Publish in this journal
Journal Information
Vol. 67. Issue 10.
Pages 869 (October 2014)
Download PDF
More article options
Vol. 67. Issue 10.
Pages 869 (October 2014)
Letter to the Editor
DOI: 10.1016/j.rec.2014.05.014
Full text access
Vascular Sealing Implications in Transfemoral Transcatheter Aortic Valve Implantation
Implicaciones del sellado vascular en el implante percutáneo transfemoral de válvula aórtica
Manolis Vavuranakis
Corresponding author

Corresponding author:
, Dimitrios A. Vrachatis, Konstantinos I. Kalogeras, Christodoulos I. Stefanadis
1st Department of Cardiology, Hippokration Hospital, National & Kapodistrian University of Athens, Greece
Related content
Rev Esp Cardiol. 2014;67:410-210.1016/j.rec.2013.10.024
Eulogio García, Patricia Martín-Hernández, Leire Unzué, Rosa Ana Hernández-Antolín, Carlos Almería, Ana Cuadrado
Rev Esp Cardiol. 2014;67:87010.1016/j.rec.2014.06.005
Eulogio García, Leire Unzué, Patricia Martín-Hernández, Rosa Ana Hernández-Antolín
Article information
Full Text
Download PDF
Full Text
Dear Editor,

In a recent issue of Revista Española de Cardiología, García et al1 described their experience regarding arterial access closure after transcatheter aortic valve implantation (TAVI), utilizing routine wire insertion in the femoral artery prior to femoral artery suturing with Prostar device. Moreover, in some of their patients, a peripheral vessel balloon was inflated within the “target” femoral artery (at puncture level) after tightening of the Prostar knots in order to facilitate hemostasis. Precautionary balloon inflation above the arteriotomy site prior to Prostar knots advancement, as the authors underline, has already been described by Sharp et al2 in a 57-patient cohort for TAVI with a SAPIEN (Edwards, Inc.) or CoreValve (Medtronic, Inc.) bioprosthesis and by Genereux et al3 for TAVI with a SAPIEN (Edwards, Inc.) device in a 58-patient cohort. Moreover, our heart team has recently described a modified analogous approach in a 30-patient cohort4 for TAVI with CoreValve (Medtronic, Inc.), with similar results. This approach guarantees an easy advancement of the balloon from the contralateral to the “target” femoral artery. Moreover, hydrostatic forces within the lumen are eliminated during inflation, facilitating stabilization of Prostar knots. However, this technique adds a financial cost; this could potentially be counterbalanced by a reduction in the need for other costly measures for obtaining hemostasis (eg, cover stents).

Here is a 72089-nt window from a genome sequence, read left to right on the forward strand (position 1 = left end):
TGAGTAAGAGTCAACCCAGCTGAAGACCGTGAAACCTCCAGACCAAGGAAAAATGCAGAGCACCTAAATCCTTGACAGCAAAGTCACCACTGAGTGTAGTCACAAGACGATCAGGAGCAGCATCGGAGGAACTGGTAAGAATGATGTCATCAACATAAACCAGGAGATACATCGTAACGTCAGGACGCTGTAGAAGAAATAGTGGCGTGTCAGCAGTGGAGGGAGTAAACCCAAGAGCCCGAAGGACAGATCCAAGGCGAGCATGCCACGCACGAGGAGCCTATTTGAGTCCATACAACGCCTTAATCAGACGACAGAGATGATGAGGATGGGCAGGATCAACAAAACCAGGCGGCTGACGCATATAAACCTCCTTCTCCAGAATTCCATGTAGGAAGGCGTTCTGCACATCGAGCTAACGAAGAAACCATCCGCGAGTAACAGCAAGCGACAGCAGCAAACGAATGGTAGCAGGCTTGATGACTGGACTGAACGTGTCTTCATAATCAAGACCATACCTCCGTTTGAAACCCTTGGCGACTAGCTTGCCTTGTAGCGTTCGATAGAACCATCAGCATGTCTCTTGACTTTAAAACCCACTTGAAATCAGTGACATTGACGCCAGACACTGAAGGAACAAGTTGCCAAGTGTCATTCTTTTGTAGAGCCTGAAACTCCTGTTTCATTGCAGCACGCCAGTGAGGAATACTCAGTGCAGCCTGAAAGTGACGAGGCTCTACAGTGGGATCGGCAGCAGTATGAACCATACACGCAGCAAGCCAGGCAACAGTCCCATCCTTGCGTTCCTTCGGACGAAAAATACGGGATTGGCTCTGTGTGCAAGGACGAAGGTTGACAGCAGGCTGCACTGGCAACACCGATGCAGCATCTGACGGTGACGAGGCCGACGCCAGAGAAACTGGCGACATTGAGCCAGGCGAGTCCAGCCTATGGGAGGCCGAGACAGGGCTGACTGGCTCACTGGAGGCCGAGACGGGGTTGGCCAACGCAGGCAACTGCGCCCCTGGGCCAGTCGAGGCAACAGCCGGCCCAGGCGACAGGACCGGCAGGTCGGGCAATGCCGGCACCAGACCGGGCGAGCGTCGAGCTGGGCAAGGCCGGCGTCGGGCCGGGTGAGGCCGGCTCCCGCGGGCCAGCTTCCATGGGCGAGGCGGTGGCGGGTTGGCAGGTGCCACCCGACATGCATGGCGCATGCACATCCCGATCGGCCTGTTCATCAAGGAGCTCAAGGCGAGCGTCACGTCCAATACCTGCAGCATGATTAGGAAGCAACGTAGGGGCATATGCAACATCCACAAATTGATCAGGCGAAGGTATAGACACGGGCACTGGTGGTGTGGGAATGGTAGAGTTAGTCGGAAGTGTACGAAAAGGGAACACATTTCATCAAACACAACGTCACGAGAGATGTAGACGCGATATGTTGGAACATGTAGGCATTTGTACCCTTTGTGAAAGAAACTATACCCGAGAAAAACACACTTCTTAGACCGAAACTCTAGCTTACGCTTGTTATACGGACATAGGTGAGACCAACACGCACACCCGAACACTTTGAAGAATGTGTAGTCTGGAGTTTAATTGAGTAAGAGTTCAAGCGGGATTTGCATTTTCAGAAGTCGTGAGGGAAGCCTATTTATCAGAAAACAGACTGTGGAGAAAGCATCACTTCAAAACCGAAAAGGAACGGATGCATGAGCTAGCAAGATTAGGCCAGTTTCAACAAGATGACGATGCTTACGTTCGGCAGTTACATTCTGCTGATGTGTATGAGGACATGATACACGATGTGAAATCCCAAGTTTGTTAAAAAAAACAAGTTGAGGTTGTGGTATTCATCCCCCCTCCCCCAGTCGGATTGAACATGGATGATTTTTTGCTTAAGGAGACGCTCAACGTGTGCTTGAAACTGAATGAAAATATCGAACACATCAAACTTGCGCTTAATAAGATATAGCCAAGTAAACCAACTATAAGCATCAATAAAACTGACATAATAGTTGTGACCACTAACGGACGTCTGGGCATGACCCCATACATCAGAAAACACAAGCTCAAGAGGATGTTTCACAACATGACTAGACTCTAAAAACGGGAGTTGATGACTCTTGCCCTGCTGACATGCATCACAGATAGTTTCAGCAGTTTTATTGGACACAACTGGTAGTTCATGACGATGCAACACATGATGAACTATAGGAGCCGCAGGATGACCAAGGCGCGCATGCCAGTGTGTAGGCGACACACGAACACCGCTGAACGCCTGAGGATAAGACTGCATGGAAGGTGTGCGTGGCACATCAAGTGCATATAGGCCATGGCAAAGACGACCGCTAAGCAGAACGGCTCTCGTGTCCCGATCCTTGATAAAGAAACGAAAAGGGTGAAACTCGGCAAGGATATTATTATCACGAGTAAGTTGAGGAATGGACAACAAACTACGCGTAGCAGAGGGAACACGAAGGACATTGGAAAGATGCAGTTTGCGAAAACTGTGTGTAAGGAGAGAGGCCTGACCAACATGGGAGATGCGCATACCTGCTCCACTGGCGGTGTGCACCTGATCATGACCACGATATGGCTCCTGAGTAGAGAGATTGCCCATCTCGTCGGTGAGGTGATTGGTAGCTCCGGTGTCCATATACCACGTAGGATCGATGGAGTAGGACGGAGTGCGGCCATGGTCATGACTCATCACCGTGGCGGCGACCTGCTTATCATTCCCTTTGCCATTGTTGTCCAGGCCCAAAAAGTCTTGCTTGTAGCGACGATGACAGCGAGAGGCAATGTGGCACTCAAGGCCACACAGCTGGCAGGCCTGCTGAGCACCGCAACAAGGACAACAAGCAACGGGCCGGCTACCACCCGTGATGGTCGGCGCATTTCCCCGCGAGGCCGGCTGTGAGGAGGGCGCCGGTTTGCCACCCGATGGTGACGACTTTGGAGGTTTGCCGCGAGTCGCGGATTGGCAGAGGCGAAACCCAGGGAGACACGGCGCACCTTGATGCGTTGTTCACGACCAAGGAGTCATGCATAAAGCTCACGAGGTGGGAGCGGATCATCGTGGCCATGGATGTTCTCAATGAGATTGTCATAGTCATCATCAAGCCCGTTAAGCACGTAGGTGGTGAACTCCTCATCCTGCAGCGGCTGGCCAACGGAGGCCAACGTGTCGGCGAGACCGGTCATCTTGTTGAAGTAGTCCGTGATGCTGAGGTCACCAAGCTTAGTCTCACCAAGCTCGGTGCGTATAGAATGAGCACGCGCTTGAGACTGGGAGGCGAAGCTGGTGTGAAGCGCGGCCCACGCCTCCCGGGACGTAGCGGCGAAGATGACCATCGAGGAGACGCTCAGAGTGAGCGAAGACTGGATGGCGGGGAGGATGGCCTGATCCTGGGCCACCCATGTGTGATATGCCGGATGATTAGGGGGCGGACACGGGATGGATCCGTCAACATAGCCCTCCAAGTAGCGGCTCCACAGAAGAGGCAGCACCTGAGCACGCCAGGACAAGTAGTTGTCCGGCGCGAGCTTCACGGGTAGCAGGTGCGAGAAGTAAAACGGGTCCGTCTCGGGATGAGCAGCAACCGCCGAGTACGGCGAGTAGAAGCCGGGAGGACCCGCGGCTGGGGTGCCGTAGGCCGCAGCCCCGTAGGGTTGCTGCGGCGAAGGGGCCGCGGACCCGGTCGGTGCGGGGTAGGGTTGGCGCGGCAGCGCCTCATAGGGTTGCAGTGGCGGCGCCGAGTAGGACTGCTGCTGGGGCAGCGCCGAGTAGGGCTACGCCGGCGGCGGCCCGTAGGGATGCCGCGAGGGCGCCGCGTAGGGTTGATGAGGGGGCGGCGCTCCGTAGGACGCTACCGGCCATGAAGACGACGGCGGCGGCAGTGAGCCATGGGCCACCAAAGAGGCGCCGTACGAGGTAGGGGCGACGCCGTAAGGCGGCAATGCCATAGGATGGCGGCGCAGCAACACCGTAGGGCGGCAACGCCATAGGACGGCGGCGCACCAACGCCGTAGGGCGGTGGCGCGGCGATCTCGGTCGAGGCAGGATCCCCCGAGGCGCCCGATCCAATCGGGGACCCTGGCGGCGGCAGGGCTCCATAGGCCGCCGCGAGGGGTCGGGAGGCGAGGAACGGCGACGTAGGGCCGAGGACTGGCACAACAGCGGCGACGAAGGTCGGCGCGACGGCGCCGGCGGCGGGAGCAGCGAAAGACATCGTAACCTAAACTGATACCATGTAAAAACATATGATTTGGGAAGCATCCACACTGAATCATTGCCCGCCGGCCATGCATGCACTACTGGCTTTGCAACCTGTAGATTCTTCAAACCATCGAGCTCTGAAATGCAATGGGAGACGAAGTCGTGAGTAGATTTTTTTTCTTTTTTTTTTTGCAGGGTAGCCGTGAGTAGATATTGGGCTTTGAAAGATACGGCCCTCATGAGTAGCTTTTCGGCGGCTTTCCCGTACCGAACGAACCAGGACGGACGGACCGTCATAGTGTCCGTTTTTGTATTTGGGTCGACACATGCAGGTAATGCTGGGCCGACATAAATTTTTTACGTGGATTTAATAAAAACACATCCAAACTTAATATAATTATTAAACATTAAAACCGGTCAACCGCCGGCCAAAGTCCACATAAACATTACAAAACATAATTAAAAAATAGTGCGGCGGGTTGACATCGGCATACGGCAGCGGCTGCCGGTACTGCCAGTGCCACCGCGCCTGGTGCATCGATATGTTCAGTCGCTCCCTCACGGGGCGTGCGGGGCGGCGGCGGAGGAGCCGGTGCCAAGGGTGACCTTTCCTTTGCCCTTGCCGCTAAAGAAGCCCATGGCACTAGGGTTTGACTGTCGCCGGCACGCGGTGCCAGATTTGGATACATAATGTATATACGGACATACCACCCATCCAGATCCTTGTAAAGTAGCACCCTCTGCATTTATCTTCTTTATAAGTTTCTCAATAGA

Despite the availability of all these techniques, there are still a few cases where vascular sealing may not be easily achieved, especially in cases of extensive vessel tortuosity or calcification.5 This could have catastrophic consequences in case of puncturing above the inguinal ligament. Therefore, special care should be taken in order to achieve “ideal” puncture. The solution here is two-fold. First, comprehensive preprocedural vessel evaluation with multislice computed tomography should always be conducted. Second, once the “target” artery has been chosen, special care should be taken to achieve optimal cannulation. In a recent retrospective study by our group,6 angiographically guided puncture below the most inferior border of the inferior epigastric artery loop resulted in fewer vascular complications. This could be attributed to the fact that such an optimal puncture refers to locations that are easily compressible (ie, against the femoral head, less fatty tissues, “away” from inguinal ligament) and to the inferior epigastric artery course along the border of the peritoneal cavity, which defines the retroperitoneal space limit.